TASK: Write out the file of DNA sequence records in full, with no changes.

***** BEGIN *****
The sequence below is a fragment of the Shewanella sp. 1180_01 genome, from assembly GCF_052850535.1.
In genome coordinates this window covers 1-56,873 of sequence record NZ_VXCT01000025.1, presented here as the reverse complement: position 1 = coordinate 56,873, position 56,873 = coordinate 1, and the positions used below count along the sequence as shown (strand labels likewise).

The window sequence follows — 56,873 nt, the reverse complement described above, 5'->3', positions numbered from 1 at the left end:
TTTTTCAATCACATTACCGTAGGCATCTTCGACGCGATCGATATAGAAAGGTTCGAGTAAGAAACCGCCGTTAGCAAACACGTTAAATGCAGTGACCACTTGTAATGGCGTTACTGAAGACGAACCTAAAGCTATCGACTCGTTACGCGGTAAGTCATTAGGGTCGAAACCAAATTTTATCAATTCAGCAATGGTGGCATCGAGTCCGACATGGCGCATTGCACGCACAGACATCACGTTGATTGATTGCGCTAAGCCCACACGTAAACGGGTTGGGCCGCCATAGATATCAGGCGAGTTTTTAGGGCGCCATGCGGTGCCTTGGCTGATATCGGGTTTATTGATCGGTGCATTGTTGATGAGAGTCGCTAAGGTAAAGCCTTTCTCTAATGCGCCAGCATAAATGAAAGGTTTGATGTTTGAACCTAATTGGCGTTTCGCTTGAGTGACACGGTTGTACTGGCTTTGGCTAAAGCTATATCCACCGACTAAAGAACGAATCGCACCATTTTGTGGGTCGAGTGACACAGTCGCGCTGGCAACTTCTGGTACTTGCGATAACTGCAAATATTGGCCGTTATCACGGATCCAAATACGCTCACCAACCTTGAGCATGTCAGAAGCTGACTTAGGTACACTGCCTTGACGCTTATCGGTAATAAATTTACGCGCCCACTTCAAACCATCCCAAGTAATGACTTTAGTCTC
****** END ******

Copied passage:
The sequence below is a fragment of the Shewanella sp. 1180_01 genome, from assembly GCF_052850535.1.
In genome coordinates this window covers 1-56,873 of sequence record NZ_VXCT01000025.1, presented here as the reverse complement: position 1 = coordinate 56,873, position 56,873 = coordinate 1, and the positions used below count along the sequence as shown (strand labels likewise).

The window sequence follows — 56,873 nt, the reverse complement described above, 5'->3', positions numbered from 1 at the left end:
TTTTTCAATCACATTACCGTAGGCATCTTCGACGCGATCGATATAGAAAGGTTCGAGTAAGAAACCGCCGTTAGCAAACACGTTAAATGCAGTGACCACTTGTAATGGCGTTACTGAAGACGAACCTAAAGCTATCGACTCGTTACGCGGTAAGTCATTAGGGTCGAAACCAAATTTTATCAATTCAGCAATGGTGGCATCGAGTCCGACATGGCGCATTGCACGCACAGACATCACGTTGATTGATTGCGCTAAGCCCACACGTAAACGGGTTGGGCCGCCATAGATATCAGGCGAGTTTTTAGGGCGCCATGCGGTGCCTTGGCTGATATCGGGTTTATTGATCGGTGCATTGTTGATGAGAGTCGCTAAGGTAAAGCCTTTCTCTAATGCGCCAGCATAAATGAAAGGTTTGATGTTTGAACCTAATTGGCGTTTCGCTTGAGTGACACGGTTGTACTGGCTTTGGCTAAAGCTATATCCACCGACTAAAGAACGAATCGCACCATTTTGTGGGTCGAGTGACACAGTCGCGCTGGCAACTTCTGGTACTTGCGATAACTGCAAATATTGGCCGTTATCACGGATCCAAATACGCTCACCAACCTTGAGCATGTCAGAAGCTGACTTAGGTACACTGCCTTGACGCTTATCGGTAATAAATTTACGCGCCCACTTCAAACCATCCCAAGTAATGACTTTAGTCTC